Sirius gets its name from the ancient Greek work Seirios, literally meaning “scorcher.” It also goes by other names as well, such as Alpha Canis Majoris, Canicula, and Aschere.
- What you see as a single star is actually a binary star system comprised of a white main sequence star, Sirius A and its white dwarf companion, Sirius B.
- The phrase “dog days of summer” comes from an ancient belief that the Dog Star was somehow responsible for the hot weather because, next to the Sun, it was the largest star in the heavens. The term “Dog Days” was first used by ancient Greeks.
- Ancient Egyptians based their calendars on heliacal rising of Sirius, which is when it first becomes visible above the eastern horizon just before sunrise after a period of not being visible.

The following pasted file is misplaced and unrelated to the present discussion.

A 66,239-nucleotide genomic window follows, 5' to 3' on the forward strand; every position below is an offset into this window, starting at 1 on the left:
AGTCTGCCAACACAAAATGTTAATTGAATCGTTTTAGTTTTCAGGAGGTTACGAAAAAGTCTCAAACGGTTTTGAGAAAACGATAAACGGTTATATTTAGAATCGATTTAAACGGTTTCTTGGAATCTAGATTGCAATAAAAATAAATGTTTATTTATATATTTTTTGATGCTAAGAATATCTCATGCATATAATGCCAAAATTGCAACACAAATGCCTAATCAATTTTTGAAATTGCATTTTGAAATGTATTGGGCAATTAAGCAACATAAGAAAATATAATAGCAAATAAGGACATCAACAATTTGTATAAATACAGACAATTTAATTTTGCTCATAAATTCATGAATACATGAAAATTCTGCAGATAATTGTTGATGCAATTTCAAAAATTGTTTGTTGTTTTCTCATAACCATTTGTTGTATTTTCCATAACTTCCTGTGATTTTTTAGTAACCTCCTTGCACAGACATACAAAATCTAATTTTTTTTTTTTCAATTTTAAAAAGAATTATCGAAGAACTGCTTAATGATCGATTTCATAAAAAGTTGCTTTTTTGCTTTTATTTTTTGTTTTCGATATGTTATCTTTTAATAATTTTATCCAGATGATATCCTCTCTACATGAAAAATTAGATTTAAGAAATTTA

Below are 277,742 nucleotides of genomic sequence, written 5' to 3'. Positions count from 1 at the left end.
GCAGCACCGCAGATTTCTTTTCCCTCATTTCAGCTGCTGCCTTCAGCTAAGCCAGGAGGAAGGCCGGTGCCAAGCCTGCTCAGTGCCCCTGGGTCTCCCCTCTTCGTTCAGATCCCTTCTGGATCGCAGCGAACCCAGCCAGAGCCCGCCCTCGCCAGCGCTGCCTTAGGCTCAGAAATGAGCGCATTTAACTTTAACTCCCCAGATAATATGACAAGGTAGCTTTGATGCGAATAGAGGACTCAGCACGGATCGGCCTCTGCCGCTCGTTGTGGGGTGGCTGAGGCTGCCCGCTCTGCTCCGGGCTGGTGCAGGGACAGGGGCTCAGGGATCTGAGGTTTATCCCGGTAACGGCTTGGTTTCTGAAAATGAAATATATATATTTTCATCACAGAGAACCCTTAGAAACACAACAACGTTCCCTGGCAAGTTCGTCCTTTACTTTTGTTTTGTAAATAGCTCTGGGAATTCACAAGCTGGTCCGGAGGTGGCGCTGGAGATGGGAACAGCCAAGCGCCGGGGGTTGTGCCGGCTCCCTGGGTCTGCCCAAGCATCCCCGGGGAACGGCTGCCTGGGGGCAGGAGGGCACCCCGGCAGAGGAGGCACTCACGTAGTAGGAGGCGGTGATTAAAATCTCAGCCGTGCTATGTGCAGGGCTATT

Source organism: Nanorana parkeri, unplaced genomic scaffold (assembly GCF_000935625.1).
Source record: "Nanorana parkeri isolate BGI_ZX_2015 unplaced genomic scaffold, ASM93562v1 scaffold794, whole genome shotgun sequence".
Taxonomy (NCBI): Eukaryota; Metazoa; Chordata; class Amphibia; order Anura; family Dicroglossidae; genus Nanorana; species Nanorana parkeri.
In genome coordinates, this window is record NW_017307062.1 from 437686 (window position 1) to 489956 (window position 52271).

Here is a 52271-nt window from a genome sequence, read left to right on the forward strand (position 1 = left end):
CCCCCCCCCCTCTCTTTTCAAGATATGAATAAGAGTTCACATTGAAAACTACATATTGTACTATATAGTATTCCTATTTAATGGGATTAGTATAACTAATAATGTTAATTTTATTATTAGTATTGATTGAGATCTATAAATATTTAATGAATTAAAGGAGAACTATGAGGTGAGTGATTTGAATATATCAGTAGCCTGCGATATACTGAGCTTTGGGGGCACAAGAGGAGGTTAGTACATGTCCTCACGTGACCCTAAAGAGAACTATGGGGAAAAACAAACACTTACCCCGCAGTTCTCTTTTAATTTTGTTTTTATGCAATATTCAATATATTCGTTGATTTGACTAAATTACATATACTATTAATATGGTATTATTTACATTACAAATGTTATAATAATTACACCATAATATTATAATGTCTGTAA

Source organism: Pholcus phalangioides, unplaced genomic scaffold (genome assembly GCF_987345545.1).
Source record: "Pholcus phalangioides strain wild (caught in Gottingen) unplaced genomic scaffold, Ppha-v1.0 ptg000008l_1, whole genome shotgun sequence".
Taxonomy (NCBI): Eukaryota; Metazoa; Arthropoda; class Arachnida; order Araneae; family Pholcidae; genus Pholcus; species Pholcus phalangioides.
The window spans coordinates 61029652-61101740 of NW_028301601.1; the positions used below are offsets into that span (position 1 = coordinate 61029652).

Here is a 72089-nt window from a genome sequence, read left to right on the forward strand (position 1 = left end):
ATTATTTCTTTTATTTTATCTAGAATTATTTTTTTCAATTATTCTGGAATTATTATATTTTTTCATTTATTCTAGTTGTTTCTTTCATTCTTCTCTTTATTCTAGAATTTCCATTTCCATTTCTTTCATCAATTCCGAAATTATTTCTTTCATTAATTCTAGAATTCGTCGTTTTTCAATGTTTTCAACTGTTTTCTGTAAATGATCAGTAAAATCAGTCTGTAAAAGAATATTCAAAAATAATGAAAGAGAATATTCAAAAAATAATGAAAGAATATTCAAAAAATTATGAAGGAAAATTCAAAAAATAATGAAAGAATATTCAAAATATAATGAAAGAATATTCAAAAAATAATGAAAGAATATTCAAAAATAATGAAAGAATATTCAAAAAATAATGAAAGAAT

- Sirius B is so dim that it cannot be perceived by the naked eye, and was not observed until January 31, 1862 by Alvan Graham Clark. Clark was later honored with the Lalande prize by the French Academy for this discovery.
- Sirius A is approximately 2.02 to 2.14 times the mass of our Sun and about 1.68 to 1.71 its diameter.
- Sirius B, also known as “the Pup” is 8200 times dimmer than its companion, Sirius A, but is actually the hotter of the two.